In Bogotá’s first out-of-town cemeteries, the aristocratic elite constructed statues, mausoleums and chapels in the Cemeterio Central — sections known as ‘Globo A.’ Meanwhile, Globos B and C were reserved for the smaller, shallower plots for the lower classes, and — following mid-century violence in the capital — the mass graves of anonymous dead.
Today, death is more about industry than dignity — and that industry is booming. The death industry in Colombia grew by 15 percent every year between 2010 and 2013, producing millions of dollars for private companies. The majority of crematoria are privately owned and cremation rates skyrocket for two reasons: It costs a fraction of burial, and bodies in cheaper plots must be exhumed after four years. After that families must re-identify the bodies and figure out what to do with them. So of course, there’s also the business of selling space to store the ashes (in spaces that are also stratified by spatial pricing structures). Often, poor families cannot afford — or bear — to travel to the exhumation and re-identify the remains of the bodies of their loved ones so cemeteries commonly sell them.
Colombia’s government has sought to regulate this economy with citywide master plans that aim to create new spaces to house the dead and new facilities to embalm them. But economic support has done little to reverse the broader trend of the death industry: the erasure of the poor and the enshrinement of the wealthy.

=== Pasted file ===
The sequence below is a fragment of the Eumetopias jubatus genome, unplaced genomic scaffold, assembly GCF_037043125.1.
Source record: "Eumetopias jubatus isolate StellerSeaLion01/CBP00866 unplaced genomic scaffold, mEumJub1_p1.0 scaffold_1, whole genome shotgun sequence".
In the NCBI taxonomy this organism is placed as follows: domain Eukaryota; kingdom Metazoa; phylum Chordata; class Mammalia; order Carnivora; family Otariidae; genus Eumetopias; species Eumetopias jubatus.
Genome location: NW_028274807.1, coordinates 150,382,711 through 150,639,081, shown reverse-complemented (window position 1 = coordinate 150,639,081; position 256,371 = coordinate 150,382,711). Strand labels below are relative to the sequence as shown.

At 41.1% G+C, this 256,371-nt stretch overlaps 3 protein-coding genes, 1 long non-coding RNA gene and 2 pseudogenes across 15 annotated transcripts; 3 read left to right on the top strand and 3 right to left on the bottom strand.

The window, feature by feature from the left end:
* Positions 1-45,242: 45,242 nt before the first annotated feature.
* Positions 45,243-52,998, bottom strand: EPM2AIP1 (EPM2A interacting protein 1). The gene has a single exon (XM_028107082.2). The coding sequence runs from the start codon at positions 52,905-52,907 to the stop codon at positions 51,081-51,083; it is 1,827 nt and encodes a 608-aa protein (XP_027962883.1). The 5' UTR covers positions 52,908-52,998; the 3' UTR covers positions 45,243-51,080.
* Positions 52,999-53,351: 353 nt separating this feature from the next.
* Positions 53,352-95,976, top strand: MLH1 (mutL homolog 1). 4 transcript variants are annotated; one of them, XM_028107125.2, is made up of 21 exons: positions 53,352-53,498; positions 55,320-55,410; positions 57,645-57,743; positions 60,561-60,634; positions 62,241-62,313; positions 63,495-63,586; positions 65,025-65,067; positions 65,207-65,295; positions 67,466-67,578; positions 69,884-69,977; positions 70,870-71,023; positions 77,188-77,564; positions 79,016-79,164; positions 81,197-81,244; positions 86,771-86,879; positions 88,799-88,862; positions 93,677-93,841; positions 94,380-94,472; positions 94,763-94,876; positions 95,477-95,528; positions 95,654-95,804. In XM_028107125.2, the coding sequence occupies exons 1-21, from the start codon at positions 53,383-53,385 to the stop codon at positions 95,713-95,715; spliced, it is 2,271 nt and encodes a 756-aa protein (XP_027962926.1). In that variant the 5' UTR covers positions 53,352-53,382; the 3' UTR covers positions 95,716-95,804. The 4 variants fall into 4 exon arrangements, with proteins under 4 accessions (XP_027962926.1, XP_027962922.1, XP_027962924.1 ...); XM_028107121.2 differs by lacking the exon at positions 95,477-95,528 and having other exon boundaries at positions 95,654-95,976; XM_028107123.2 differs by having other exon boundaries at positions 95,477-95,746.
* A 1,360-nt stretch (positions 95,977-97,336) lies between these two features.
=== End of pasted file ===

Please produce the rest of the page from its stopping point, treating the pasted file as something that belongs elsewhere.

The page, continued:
In the 1990s, Bogotá Mayor Enrique Peñalosa closed Globo C to make way for a public park. Not long after, Globo B closed to make way for a monument. Thousands of lower-class bodies were removed without ceremony. Meanwhile, the wealthier Globo A — like so many upscale cemeteries worldwide — has transformed into a tourist destination. The gravestones, vaults and mausolea become city monuments. Security guards patrol their perimeter. Sound familiar?
The dead in the global city play by the same rules as the living. The poor are dumped on the periphery — ashes in an urn — and the wealthy stay protected in gated communities. Also, where the wealthy lie still, the poor keep moving — into smaller and smaller boxes, or larger mass graves and landfills.
We like to conceive of life after death as eternity. But Klaufus reminds us that in this hyper-capitalist world, even eternity is a commodity. The wealthy rest “eternal.” The poor rest “efficient.” And so, “time,” Klaufus concludes, “is on the side of the distinguished families who do not have to worry about exhumation, re-identification or the cremation of their relatives.”
For the rest, the possibility of a more dignified death relies crucially on the fight for more than just master plans of deathscapes. And, Klaufus insists, to make them just, we must consider their daily uses by the living.
The Science of Cities column is made possible with the support of the John D. and Catherine T. MacArthur Foundation.